Radisson Hotel Group operates to high standards of performance and advocates socially and environmentally sustainable business practices. More than ever, Radisson Hotel Group’s highest priorities remain the health and safety of its guests and employees. The Group partnered with SGS, the world’s leading inspection and certification company, to implement the Radisson Hotels Safety Protocol, which ensures the highest hygiene standards and strengthens the Group’s existing rigorous sanitation guidelines. In the run-up to the opening of Earl Heights Suites Hotel, a member of Radisson Individuals the hotel will implement the Radisson Hotel Group brand standards including the Radisson Hotels Safety Protocol related to safety and security.
TuneCore Launches Operations in Africa, Appoints Two Female Regional Executives
TuneCore Jade Leaf and Chioma Onuchukwu
TuneCore, the leading digital music distribution and publishing administration company for independent artists, has launched operations in Africa. Jade Leaf has been hired as Head of TuneCore for Southern Africa and will share responsibility for key countries in East Africa with Chioma Onuchukwu, who has been hired as Head of TuneCore for West Africa. Both Leaf and Onuchukwu will report to Faryal Khan-Thompson, Vice President, International, TuneCore.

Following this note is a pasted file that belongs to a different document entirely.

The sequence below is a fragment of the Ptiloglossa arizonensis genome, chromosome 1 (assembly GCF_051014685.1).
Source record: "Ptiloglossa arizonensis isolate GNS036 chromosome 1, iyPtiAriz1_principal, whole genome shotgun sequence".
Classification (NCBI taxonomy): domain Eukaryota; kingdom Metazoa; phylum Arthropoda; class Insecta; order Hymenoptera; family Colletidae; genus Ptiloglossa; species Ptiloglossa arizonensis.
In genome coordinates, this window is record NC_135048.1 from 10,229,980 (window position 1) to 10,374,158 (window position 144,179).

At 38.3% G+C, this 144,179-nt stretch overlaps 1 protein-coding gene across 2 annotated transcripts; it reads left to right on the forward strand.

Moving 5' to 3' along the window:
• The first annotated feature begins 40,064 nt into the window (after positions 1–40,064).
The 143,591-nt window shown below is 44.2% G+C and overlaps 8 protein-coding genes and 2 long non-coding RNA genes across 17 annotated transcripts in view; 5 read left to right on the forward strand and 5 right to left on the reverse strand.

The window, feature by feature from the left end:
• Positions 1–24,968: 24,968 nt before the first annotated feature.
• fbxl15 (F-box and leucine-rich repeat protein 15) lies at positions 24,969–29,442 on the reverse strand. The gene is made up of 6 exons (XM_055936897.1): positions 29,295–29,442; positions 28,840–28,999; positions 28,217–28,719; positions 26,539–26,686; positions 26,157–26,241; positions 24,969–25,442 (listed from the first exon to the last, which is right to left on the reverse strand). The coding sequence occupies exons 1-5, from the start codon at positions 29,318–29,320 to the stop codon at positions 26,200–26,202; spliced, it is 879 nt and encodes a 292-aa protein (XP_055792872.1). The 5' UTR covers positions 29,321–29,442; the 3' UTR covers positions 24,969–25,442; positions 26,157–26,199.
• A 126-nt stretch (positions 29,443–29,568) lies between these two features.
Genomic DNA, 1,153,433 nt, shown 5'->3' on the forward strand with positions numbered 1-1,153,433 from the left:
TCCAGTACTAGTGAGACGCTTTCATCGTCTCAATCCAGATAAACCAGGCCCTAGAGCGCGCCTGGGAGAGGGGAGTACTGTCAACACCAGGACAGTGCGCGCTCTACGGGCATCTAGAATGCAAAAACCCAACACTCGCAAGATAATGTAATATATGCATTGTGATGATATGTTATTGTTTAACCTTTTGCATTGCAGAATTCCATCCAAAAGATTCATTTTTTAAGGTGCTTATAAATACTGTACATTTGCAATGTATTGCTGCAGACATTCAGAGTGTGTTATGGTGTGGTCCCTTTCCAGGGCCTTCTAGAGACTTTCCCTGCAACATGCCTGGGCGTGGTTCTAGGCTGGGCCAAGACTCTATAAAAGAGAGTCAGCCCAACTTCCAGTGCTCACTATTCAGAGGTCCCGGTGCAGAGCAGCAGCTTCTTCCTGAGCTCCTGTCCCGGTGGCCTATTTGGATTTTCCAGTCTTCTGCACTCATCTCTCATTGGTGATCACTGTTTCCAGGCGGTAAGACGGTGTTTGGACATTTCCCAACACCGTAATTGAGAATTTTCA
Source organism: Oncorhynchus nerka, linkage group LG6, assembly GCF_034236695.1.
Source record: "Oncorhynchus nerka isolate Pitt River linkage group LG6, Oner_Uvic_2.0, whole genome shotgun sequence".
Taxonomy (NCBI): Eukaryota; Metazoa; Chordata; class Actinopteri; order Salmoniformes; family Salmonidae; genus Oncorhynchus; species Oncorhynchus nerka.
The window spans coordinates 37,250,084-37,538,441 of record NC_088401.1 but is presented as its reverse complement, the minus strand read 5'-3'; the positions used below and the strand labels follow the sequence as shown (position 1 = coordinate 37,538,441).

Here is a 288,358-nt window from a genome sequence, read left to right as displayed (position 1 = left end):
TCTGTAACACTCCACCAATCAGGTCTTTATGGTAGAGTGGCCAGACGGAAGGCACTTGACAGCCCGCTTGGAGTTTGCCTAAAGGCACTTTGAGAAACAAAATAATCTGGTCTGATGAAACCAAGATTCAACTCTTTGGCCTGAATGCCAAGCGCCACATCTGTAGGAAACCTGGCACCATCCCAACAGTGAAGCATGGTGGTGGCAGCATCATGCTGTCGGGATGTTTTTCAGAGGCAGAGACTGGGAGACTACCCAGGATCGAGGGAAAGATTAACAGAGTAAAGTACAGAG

Onuchukwu will be based in Nigeria and oversee countries in West Africa including Nigeria, Ghana, Liberia, Sierra Leone and The Gambia. She will also look after Tanzania and Ethiopia in East Africa. Leaf’s territory encompasses Southern Africa, including South Africa, where she will be based, as well as Namibia, Botswana, Zimbabwe, Zambia, Malawi and Lesotho. Leaf will also manage TuneCore operations in East African countries Kenya and Uganda.
Said Onuchukwu, “I am elated to be joining a renowned, independent music distribution powerhouse, especially in an incredible era for music creators in Africa at a time when we are gaining global recognition and increasing momentum. I look forward to collaborating with and supporting local artists.”
Before joining TuneCore, Onuchukwu was Marketing Manager at uduX Music, a music streaming platform in Nigeria. There she worked directly with popular African artists such as Davido, Yemi Alade, Patoranking, Kizz Daniel and more.